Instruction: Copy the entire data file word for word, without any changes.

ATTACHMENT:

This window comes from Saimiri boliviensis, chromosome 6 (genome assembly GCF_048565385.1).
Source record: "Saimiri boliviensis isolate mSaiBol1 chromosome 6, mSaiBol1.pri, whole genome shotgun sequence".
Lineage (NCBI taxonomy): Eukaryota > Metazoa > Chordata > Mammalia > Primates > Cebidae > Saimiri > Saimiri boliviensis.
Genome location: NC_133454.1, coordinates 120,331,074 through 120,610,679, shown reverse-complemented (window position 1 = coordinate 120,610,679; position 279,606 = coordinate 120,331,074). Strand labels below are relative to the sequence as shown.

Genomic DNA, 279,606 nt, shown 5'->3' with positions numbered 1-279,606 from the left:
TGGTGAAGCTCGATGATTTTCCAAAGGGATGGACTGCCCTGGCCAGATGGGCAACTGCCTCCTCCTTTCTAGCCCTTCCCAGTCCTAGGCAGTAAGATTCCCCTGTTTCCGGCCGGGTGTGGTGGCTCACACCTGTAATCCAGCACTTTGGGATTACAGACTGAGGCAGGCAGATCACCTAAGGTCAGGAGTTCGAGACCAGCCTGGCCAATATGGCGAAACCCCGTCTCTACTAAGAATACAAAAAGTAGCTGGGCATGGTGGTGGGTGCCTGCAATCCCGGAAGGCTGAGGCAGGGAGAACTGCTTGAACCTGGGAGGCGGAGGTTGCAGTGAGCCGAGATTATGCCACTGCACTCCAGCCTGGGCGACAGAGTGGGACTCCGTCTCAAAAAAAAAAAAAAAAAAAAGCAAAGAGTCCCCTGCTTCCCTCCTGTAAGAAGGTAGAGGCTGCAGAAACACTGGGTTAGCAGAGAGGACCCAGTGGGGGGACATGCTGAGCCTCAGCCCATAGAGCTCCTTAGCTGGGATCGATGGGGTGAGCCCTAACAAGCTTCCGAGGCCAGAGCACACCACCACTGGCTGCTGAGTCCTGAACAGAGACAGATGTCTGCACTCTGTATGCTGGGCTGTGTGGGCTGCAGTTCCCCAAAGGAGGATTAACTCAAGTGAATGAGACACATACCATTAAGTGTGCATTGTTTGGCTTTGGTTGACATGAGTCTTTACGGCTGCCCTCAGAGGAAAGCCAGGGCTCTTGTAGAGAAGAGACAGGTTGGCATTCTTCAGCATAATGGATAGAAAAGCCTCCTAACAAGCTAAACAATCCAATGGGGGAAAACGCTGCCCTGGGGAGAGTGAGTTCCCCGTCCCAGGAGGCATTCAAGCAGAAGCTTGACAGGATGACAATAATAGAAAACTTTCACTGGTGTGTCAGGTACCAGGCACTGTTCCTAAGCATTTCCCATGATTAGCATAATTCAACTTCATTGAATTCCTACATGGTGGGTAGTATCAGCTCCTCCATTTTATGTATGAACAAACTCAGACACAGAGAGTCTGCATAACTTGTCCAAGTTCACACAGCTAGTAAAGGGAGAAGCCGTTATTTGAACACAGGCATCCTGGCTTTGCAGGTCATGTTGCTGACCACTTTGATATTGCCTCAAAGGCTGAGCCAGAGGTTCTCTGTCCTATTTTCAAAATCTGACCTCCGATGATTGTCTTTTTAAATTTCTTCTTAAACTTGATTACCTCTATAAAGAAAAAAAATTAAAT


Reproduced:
This window comes from Saimiri boliviensis, chromosome 6 (genome assembly GCF_048565385.1).
Source record: "Saimiri boliviensis isolate mSaiBol1 chromosome 6, mSaiBol1.pri, whole genome shotgun sequence".
Lineage (NCBI taxonomy): Eukaryota > Metazoa > Chordata > Mammalia > Primates > Cebidae > Saimiri > Saimiri boliviensis.
Genome location: NC_133454.1, coordinates 120,331,074 through 120,610,679, shown reverse-complemented (window position 1 = coordinate 120,610,679; position 279,606 = coordinate 120,331,074). Strand labels below are relative to the sequence as shown.

Genomic DNA, 279,606 nt, shown 5'->3' with positions numbered 1-279,606 from the left:
TGGTGAAGCTCGATGATTTTCCAAAGGGATGGACTGCCCTGGCCAGATGGGCAACTGCCTCCTCCTTTCTAGCCCTTCCCAGTCCTAGGCAGTAAGATTCCCCTGTTTCCGGCCGGGTGTGGTGGCTCACACCTGTAATCCAGCACTTTGGGATTACAGACTGAGGCAGGCAGATCACCTAAGGTCAGGAGTTCGAGACCAGCCTGGCCAATATGGCGAAACCCCGTCTCTACTAAGAATACAAAAAGTAGCTGGGCATGGTGGTGGGTGCCTGCAATCCCGGAAGGCTGAGGCAGGGAGAACTGCTTGAACCTGGGAGGCGGAGGTTGCAGTGAGCCGAGATTATGCCACTGCACTCCAGCCTGGGCGACAGAGTGGGACTCCGTCTCAAAAAAAAAAAAAAAAAAAAGCAAAGAGTCCCCTGCTTCCCTCCTGTAAGAAGGTAGAGGCTGCAGAAACACTGGGTTAGCAGAGAGGACCCAGTGGGGGGACATGCTGAGCCTCAGCCCATAGAGCTCCTTAGCTGGGATCGATGGGGTGAGCCCTAACAAGCTTCCGAGGCCAGAGCACACCACCACTGGCTGCTGAGTCCTGAACAGAGACAGATGTCTGCACTCTGTATGCTGGGCTGTGTGGGCTGCAGTTCCCCAAAGGAGGATTAACTCAAGTGAATGAGACACATACCATTAAGTGTGCATTGTTTGGCTTTGGTTGACATGAGTCTTTACGGCTGCCCTCAGAGGAAAGCCAGGGCTCTTGTAGAGAAGAGACAGGTTGGCATTCTTCAGCATAATGGATAGAAAAGCCTCCTAACAAGCTAAACAATCCAATGGGGGAAAACGCTGCCCTGGGGAGAGTGAGTTCCCCGTCCCAGGAGGCATTCAAGCAGAAGCTTGACAGGATGACAATAATAGAAAACTTTCACTGGTGTGTCAGGTACCAGGCACTGTTCCTAAGCATTTCCCATGATTAGCATAATTCAACTTCATTGAATTCCTACATGGTGGGTAGTATCAGCTCCTCCATTTTATGTATGAACAAACTCAGACACAGAGAGTCTGCATAACTTGTCCAAGTTCACACAGCTAGTAAAGGGAGAAGCCGTTATTTGAACACAGGCATCCTGGCTTTGCAGGTCATGTTGCTGACCACTTTGATATTGCCTCAAAGGCTGAGCCAGAGGTTCTCTGTCCTATTTTCAAAATCTGACCTCCGATGATTGTCTTTTTAAATTTCTTCTTAAACTTGATTACCTCTATAAAGAAAAAAAATTAAAT